The History of Thanksgiving For Kids

Bedtime History

Imagine yourself sitting around a large bonfire.  The year is 1621 and you have spent the last year travelling from Europe to America on a boat. The journey was very hard.  When you finally arrived in the “new world” you faced a very hard winter. You and your family lived on the boat through the winter, together with other passengers.  It was extremely cold and there was not much to eat.  But all of that has changed.  As you sit waiting, you see that people are cooking up a huge feast. You smell the cooking meat and vegetables. it makes your mouth water. The cooks include people from Europe that you were on the boat with, and Native Americans who have come to celebrate with you.  It is the first Thanksgiving celebration in America, and you are ready to eat!

Thanksgiving Day is a national holiday in the United States and other countries. But how did this holiday begin?  Where did it start and why?

The story starts in 1620 when a small ship named the “Mayflower” left from England. On board were 102 passengers.  They were all people from different religions that were feeling unwelcome in Europe.  They wanted to leave to find a new home where they could practice their religion freely.  There were also people onboard who were excited about the idea of buying land, which they couldn’t afford in Europe. They hoped to find a new life and become wealthy in the New World.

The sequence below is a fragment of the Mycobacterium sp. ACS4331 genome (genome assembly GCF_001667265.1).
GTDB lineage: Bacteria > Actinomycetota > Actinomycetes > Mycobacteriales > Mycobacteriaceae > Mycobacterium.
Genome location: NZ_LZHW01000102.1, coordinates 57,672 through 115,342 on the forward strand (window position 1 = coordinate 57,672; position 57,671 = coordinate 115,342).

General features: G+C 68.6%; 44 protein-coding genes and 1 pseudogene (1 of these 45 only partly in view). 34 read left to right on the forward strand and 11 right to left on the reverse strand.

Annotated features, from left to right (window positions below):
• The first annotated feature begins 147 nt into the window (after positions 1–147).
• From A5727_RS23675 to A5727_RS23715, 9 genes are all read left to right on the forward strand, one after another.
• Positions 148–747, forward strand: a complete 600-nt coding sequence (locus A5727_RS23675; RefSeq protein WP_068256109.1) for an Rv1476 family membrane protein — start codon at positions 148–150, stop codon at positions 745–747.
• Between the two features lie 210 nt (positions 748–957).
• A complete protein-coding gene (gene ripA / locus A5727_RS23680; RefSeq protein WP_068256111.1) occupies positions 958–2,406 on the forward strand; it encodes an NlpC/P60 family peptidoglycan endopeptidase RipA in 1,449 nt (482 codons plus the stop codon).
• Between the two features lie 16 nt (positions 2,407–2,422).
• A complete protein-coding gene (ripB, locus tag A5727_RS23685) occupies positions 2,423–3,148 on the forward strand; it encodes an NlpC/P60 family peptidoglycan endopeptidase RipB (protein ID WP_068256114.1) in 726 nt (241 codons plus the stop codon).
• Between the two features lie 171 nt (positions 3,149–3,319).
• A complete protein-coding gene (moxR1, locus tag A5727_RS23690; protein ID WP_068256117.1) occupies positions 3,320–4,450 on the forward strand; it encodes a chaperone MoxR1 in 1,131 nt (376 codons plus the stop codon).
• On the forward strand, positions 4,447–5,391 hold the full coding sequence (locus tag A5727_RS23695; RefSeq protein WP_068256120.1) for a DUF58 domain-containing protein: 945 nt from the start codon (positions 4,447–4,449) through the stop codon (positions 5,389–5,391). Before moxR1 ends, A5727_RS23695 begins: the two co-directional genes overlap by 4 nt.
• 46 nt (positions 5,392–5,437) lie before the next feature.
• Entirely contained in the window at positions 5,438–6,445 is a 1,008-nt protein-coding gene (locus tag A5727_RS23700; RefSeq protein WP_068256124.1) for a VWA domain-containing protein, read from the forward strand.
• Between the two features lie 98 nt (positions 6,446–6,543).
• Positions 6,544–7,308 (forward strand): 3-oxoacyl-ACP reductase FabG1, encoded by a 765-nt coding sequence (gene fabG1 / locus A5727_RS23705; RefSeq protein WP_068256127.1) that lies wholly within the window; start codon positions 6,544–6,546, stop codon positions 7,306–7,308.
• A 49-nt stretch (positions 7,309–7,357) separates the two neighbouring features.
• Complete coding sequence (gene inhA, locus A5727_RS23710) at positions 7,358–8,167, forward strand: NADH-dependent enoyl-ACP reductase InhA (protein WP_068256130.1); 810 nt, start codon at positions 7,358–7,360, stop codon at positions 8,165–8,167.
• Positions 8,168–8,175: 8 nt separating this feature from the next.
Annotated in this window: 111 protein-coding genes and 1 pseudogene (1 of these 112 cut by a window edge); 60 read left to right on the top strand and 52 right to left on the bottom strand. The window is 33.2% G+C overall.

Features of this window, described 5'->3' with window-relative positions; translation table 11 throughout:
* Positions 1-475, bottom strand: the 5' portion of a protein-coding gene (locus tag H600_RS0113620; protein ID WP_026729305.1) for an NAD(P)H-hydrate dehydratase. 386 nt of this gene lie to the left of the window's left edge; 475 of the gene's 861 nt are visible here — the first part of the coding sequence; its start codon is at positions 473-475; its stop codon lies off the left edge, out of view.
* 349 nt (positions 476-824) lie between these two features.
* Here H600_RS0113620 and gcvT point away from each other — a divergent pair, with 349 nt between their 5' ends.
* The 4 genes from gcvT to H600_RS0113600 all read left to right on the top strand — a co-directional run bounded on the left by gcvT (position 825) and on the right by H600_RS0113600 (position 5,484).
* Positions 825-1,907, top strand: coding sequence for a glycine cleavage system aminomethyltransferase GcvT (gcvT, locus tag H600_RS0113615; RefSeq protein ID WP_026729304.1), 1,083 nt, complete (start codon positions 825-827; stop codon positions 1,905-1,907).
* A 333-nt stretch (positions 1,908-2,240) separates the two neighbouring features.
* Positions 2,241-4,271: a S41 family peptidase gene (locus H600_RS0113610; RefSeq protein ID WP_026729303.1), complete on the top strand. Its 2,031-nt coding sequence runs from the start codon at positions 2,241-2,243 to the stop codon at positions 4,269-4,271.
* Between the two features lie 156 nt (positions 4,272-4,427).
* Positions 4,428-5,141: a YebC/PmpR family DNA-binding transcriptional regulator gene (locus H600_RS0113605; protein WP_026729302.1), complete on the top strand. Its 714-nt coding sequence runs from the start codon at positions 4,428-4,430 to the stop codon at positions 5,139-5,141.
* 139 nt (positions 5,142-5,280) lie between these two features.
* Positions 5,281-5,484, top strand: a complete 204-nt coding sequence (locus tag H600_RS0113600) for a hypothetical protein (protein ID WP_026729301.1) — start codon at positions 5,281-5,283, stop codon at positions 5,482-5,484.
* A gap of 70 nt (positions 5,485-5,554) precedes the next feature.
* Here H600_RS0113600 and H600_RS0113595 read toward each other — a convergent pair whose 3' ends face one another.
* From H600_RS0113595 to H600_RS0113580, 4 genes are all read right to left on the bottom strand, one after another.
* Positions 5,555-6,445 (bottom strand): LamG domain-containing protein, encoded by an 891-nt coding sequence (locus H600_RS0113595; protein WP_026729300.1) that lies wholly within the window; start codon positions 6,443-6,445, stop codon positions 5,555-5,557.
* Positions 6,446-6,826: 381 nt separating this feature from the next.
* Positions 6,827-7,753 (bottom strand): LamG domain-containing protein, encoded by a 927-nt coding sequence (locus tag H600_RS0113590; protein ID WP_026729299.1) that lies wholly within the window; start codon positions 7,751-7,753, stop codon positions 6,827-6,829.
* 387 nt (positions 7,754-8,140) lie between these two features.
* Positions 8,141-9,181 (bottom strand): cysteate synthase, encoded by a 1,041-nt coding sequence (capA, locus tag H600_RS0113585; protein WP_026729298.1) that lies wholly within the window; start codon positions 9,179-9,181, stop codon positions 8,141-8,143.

The Mayflower made a long and difficult journey across the Atlantic Ocean that lasted 66 days! Eventually, they landed at Cape Cod.  This was much further north than where they were hoping to land, which was at the mouth of the Hudson River. One month later, the Mayflower travelled to Massachusetts Bay and the travellers disembarked, or arrived and came ashore.  They decided to settle, or make a home, in the area and they began building a village, which is now called Plymouth.

The people who started building the settlement were called “pilgrims”.  Pilgrim means a traveller or settler in a new land. The pilgrims in Plymouth did not have time to build houses to live in before the first winter came.  The winter was very cold and harsh, so most of the pilgrims remained on the Mayflower ship for the winter. They were hungry and cold living on the ship. Many people developed scurvy, which happens when you don’t eat enough fruits or vegetables.  Many also caught diseases that spread easily amongst the crowded living conditions. 

By the end of the winter, only half of the Mayflower’s 102 original passengers were still alive.That spring, in March 1621, the people who were still alive moved off the boat and onto shore to start building their homes. While they were settling on shore, an Abenaki Native American came and greeted them in English. Everyone was shocked to see that he was friendly and that he spoke English.